8 Replies Latest reply on Feb 16, 2012 10:00 AM by Sanne Grinovero

    Query vs. ClusteredQuery documentation

    Mathieu Lachance Novice

      I was wondering if there was any other documentation than https://docs.jboss.org/author/display/ISPN/Querying+Infinispan that covers the infnispan's query module.

      I was especially wondering what was the best use case of using clustered query.

       

      Should we first rely on :

      A. local indexes and perform clustered query (clustering mode="distributed" + indexing indexLocalOnly="true") or

      B. replicated/distributed indexes and perform local query (clustering mode="distributed" + indexing indexLocalOnly="true" + hibernate.search.default.directory_provider="infinispan") ?

       

      Could someone explain me the 'pro' and 'cons' of those two implementations ? When each of those are best suited ?

       

      Thanks a lot for helping me to make this clearer in my head !

        • 1. Re: Query vs. ClusteredQuery documentation
          Galder Zamarreño Master

          Clustered, or distributed, queries are pretty much experimental. They were implemented in first Infinispan 5.1.0 alpha but I haven't seen much feedback on it.

           

          Replicated/distributed indexes and local queries have been much more road-tested, so I'd go for them.

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          • 2. Re: Query vs. ClusteredQuery documentation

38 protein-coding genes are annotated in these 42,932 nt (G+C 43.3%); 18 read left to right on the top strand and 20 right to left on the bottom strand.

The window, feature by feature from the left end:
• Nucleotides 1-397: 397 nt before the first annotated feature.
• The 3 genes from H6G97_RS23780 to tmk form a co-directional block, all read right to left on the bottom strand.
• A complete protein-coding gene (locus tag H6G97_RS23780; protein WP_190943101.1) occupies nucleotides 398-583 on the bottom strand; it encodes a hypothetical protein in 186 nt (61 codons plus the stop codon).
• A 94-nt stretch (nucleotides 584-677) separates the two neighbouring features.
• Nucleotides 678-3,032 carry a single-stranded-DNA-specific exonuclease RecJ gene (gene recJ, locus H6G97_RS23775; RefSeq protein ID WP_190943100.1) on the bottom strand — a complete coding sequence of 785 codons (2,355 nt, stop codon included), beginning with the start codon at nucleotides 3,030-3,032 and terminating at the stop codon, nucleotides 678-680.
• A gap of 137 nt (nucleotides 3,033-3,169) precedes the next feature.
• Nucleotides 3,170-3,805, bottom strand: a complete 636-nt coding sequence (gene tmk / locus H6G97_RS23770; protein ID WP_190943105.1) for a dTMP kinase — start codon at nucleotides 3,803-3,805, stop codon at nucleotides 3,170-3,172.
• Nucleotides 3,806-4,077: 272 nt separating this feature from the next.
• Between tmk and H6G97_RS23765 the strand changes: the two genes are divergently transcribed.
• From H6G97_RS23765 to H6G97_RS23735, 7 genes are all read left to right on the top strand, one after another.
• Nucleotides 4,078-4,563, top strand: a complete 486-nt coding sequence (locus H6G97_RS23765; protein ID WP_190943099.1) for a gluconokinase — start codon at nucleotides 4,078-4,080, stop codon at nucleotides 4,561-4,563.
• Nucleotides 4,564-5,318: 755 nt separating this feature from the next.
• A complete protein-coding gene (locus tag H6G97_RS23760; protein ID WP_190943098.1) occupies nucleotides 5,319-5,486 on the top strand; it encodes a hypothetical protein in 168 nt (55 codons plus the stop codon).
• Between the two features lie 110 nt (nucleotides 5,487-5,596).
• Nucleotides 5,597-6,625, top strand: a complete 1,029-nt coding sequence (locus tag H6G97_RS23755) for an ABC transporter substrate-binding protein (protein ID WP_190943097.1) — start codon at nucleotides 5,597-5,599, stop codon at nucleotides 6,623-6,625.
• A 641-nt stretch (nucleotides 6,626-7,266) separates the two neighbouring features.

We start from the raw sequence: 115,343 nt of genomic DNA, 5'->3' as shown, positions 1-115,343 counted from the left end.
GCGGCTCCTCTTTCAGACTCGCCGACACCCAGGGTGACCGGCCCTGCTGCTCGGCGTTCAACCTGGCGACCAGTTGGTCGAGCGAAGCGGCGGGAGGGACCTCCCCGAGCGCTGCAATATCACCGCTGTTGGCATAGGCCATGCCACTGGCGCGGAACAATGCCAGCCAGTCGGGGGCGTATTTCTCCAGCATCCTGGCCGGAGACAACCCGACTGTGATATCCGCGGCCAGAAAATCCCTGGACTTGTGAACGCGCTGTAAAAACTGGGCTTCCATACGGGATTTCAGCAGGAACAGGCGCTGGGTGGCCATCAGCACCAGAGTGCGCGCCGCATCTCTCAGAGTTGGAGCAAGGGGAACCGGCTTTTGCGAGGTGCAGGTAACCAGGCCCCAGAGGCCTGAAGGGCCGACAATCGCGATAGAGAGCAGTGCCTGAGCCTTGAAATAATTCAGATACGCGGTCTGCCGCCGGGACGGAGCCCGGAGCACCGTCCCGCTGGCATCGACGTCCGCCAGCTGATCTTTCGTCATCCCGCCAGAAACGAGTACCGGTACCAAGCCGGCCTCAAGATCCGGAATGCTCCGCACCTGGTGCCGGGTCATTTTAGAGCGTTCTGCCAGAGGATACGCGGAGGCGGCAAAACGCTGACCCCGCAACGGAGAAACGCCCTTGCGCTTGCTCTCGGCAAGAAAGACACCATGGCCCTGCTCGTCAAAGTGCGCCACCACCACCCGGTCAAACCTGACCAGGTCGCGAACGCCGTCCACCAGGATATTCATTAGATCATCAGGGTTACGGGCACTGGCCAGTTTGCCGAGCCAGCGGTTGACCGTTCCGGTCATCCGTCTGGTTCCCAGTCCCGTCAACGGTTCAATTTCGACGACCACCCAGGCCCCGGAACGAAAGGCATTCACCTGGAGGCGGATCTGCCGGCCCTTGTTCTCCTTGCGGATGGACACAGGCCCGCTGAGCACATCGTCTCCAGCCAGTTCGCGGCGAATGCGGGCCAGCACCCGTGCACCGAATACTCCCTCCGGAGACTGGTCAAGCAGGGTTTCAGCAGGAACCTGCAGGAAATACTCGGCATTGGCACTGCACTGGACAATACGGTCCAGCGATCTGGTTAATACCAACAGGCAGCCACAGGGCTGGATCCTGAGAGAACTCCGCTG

Sanne Grinovero Master

            Exactly as Galder said, distributed queries are experimental and research in progress. If you want to try it out and share your thoughts on it you're very welcome, but if you need to deliver something solid in short time I would avoid it for now.

             

            About the pros/cons:

            a distributed query will always be less efficient than a query on a single node if it's possible to replicate the indexes.

             

            So it depends if you can replicate the index: replication is less effective on larger clusters, as every single write might generate big chunks of data which need to be sent to all nodes in the cluster. It also depends on your read/write ratio: even if you have many nodes in the cluster but your index is basically read only, replication will be effective.

             

            With larger clusters having many write operations you will likely prefer a clustered query;

            to resolve a single query then you'll have

            - multiple network RPCs to perform it

            - as a consequence, a higher latency before your query result is returned

            - more CPU intensive

             

            Still this would be much better than using a non-clustered query when having the index physically distributed across the nodes, as we can't take advantage of the knowledge of how the data is organized.

             

            Use B with replication if possible.

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            • 3. Re: Query vs. ClusteredQuery documentation
              Mathieu Lachance Novice

              Thanks you both Galder and Sanne for the detailled answer, this is much appreciated.